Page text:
My biggest frustration with the new OS and its server version is getting rid of Aero and especially the server version making the desktop experience as ugly as they could. 99% of the time I will not be using anything metro did they have to make all windows with square corners, no transparency and in the case of the server 2012 with a horribly ugly color selection.
I am now using Win 8 RTM on a laptop as my primary development environment with VS 2012. As to ease of use, once you get used to it, it actually becomes pretty easy to use. This is on a non-touch 3-4 year old laptop.
I have not actually used it, but have few hours of experience when I attended an Window 8 Metro app conference in Melbourne. I am going to install Windows 8 this weekend and will play around. As a windows developer I am expecting something good from Microsoft, specially the upcoming Windows Phone.
I hated it at first, but once I figured out some of the mouse commands (seriously, Microsoft, there had BETTER be a tutorial in the RTM version like there was in the past few versions of Windows!), I actually started to like it - it boots up VERY quickly, and seems to be less of a CPU/memory hog than Win7. (Probably since Aero is gone!) And there are some nice features, such as the social hub and the insta-search from the start screen!
As for useful mouse commands:
* Move to lower left and click = bring up start screen
* Move to upper left, then move down = bring up task list
* Move to lower right, then move up (or upper right, then down) = bring up context menu
It is kind of weird, though, that a lot of the mouse commands don't actually require dragging, just MOVING the mouse... especially since with a touchscreen, you'd actually have to drag!
edit: also, WHY is it when I right click something on the start screen, the context menu items appear on the BOTTOM of the screen, where I have to mouse all the way down there to get to them?!
I recently had to buy a Mac to write an iPhone app for a project. Despite how "user friendly" they are supposed to be, I find it very difficult to use, because I haven't been using it for years. Every time I need to do something I find myself hovering over every (unintuitive) icon hoping the tooltip will be the one I'm looking for.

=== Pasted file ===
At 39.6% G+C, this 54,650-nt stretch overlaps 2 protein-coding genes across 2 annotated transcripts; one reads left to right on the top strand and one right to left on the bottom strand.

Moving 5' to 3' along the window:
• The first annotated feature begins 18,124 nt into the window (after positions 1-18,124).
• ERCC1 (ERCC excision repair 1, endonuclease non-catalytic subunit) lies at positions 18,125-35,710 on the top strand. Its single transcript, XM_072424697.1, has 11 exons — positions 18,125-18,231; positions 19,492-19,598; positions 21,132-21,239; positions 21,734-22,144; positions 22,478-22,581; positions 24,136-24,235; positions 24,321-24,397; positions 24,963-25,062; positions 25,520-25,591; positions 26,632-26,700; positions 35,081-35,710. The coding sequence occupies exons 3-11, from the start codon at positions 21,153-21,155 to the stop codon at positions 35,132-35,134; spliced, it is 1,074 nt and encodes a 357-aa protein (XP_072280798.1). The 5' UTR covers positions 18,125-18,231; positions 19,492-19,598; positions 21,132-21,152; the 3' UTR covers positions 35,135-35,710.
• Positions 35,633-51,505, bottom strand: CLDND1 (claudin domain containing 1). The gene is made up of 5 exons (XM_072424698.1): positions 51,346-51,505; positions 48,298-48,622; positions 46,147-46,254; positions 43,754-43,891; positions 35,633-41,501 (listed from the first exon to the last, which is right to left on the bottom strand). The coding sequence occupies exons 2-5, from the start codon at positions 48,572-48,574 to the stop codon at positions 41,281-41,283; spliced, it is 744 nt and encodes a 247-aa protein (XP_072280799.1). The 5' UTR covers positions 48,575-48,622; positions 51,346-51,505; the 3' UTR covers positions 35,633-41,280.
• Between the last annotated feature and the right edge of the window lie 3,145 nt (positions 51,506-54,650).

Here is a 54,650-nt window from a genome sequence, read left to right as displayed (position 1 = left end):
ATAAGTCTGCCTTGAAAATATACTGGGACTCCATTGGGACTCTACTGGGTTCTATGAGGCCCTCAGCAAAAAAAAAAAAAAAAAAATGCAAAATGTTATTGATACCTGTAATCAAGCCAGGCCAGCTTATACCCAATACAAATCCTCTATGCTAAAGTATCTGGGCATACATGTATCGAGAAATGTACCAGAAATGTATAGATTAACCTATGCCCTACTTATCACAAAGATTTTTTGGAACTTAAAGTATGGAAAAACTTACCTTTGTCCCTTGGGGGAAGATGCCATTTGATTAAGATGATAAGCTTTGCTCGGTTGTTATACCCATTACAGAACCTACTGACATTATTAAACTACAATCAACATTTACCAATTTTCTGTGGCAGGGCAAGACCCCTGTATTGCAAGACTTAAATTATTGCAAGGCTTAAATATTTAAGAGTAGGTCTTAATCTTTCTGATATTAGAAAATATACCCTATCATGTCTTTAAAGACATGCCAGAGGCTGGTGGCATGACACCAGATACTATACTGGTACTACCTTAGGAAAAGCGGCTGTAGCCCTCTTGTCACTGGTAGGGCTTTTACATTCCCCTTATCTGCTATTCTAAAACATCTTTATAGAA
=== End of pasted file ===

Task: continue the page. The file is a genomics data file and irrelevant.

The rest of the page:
I have only used Win8 for about an hour, btu I found myself doing the same thing -- hovering the mouse and clicking on random things, hoping they would do what I wanted. Finding the desktop screen, finding my way back to the Start screen, and figuring out how to shut down/restart each took me several minutes. That doesn't necessarily mean it's bad, it means they need to make it easier for people to migrate who are used to what is essentially the Win95 interface.
I am waiting for Windows 8.1 or at least 8.01 before considering switching permanently. After a trial period in a VM - where I really, really tried to get to like it - I have uninstalled it for now.
I started using Vista (in a VM at first, as usual) when it came out and had no such feeling when switching back and forth. It worked fine for me and the few interface quirks were easily learned - and actually appreciated as improvements. Moving to Win7 (after a trial period in a VM) was a breeze; another big improvement.
However, I found that when I switched back from Win8 to Win7 I had such a feeling of relief, like a constant worry had been lifted - that can't be a good sign.
- Life in the fast lane is only fun if you live in a country with no speed limits. - Of all the things I have lost, it is my mind that I miss the most. - I vaguely remember having a good memory...
I was a little unsure about Win8. Yes, change can be uncomfortable. However, I have been using Windows 8 for some time now and I believe it was a mistake...NOT TO DO IT!! MS have been trailing far behind in the phone and tablet market for far too long. WP7.x / 8 may not have as many apps iOS and Android, but the fluidity and speed of it is 2nd to none. The Win8 OS is simply marvellous. It allows users to carry on with the more traditional desktop and embrace the Metro UI. It really isn't that hard to use and is extremely intuative. Embrace change!!! If MS didn't go down this route then there would have been 'nay-sayers' moaning about how MS is behind the times. Of course...this is just MY opinion.
I believe we should not go for Too much touch dependent life. I hate to see people live in virtual worlds when they are given so much comfort. This is a simpler manner I'm explaining what I feel that of fear of technical blackout coming up.. This may be my own personal opinion towards Good things we innovate... B) We have no control over it though, eventually it'll all happen. But for now this gonna be a nice and beauty for generations today...
We're exponentially running up in the ladde without having basement secured which I mean leading to the blackout...